Russia continues to break new ground here in Bonn, and not in a good way. CAN has issued Colossal Fossils before to countries that richly deserved it, but never before has one country monopolized the fossil awards the way Russia has this session. For this reason, CAN is giving Russia special recognition with the Disastrous Diplomacy Dishonorable Distinction (4D) Award. Never before has the agenda and work of an entire Subsidiary Body of the UNFCCC has been held hostage to the whims of one country, or more likely one negotiator. Russia claims they want to discuss the rules of procedure here at the UNFCCC yet they rejected all solutions that offered to do so. So the mystery of their continued blocking (with Belarus and Ukraine continuing to go along for the ride) around such a political issue remains. If they do want to make a political statement this should be done between Ministers in a Ministerial meeting, not at the negotiator level. Disconcertingly, all this it remains unresolved, and it is not clear whether Russia, Belarus and Ukraine will continue to disrupt progress during the COP in Warsaw, when we desperately need to focus on getting emissions down, and finance up. We say out of the way at Warsaw, Russia.
Russia continues to break new ground here in Bonn, and not in a good way. CAN has issued Colossal Fossils before to countries that richly deserved it, but never before has one country monopolized the fossil awards the way Russia has this session. For this reason, CAN is giving Russia special recognition with the Disastrous Diplomacy Dishonorable Distinction (4D) Award.
Never before has the agenda and work of an entire Subsidiary Body of the UNFCCC has been held hostage to the whims of one country, or more likely one negotiator.
Russia claims they want to discuss the rules of procedure here at the UNFCCC yet they rejected all solutions that offered to do so. So the mystery of their continued blocking (with Belarus and Ukraine continuing to go along for the ride) around such a political issue remains.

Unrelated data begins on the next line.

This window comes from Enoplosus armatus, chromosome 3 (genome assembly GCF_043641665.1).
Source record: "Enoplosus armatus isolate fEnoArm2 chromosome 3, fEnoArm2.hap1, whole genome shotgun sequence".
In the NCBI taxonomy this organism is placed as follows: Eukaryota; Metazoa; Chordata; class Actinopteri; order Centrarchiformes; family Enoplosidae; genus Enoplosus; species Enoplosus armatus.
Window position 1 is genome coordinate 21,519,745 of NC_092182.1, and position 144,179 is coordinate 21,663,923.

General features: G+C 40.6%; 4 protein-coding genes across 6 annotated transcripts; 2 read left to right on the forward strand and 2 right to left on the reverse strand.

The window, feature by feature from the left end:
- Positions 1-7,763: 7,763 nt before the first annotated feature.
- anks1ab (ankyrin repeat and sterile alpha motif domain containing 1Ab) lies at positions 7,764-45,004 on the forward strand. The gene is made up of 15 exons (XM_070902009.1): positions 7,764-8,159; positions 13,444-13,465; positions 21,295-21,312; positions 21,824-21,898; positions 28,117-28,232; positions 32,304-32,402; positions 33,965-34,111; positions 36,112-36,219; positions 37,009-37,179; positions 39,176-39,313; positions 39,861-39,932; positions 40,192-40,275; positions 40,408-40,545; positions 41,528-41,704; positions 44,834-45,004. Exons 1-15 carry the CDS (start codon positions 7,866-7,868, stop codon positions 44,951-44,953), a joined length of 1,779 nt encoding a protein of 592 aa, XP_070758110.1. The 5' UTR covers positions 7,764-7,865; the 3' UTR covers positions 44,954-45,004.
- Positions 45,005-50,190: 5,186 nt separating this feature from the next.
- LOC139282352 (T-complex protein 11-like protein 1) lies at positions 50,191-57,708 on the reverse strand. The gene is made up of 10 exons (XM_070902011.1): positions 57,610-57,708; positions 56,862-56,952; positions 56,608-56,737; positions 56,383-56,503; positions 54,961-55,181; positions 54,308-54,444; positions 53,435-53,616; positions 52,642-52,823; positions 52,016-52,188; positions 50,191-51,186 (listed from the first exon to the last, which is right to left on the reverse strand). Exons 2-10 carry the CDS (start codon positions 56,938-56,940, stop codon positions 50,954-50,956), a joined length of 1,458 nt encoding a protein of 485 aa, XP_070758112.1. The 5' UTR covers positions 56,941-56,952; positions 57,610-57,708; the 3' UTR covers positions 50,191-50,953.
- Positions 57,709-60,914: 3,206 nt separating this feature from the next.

If they do want to make a political statement this should be done between Ministers in a Ministerial meeting, not at the negotiator level.
Disconcertingly, all this it remains unresolved, and it is not clear whether Russia, Belarus and Ukraine will continue to disrupt progress during the COP in Warsaw, when we desperately need to focus on getting emissions down, and finance up.
We say out of the way at Warsaw, Russia.
ECO was dismayed to hear Ukraine’s presentation of its QELRO in yesterday’s KP session.
The presentation did not live up to its billing – not only did Ukraine not have a QELRO to present, but stated that it would not be in a position to do so until it had done more work on its low carbon economy strategy – in 2013.
ECO welcomes the assessment of mitigation potential and actively supports all countries planning for a transition to a low carbon economy. However, Ukraine’s plans to fuel switch from gas, not to renewables, but to coal, make the country’s self-proclaimed recognition of its responsibility to future generations rather difficult to believe.
Perhaps ECO should not be surprised – recent amendments to the Energy Strategy were developed by the private foundation owned by one of the richest men in Ukraine, who is also the owner of many energy facilities. The Strategy has been severely criticized by the Ukrainian public. It has ambitious plans to develop coal and nuclear, but contains nothing about greenhouse gas pollution and very weak plans to improve energy efficiency and develop renewables.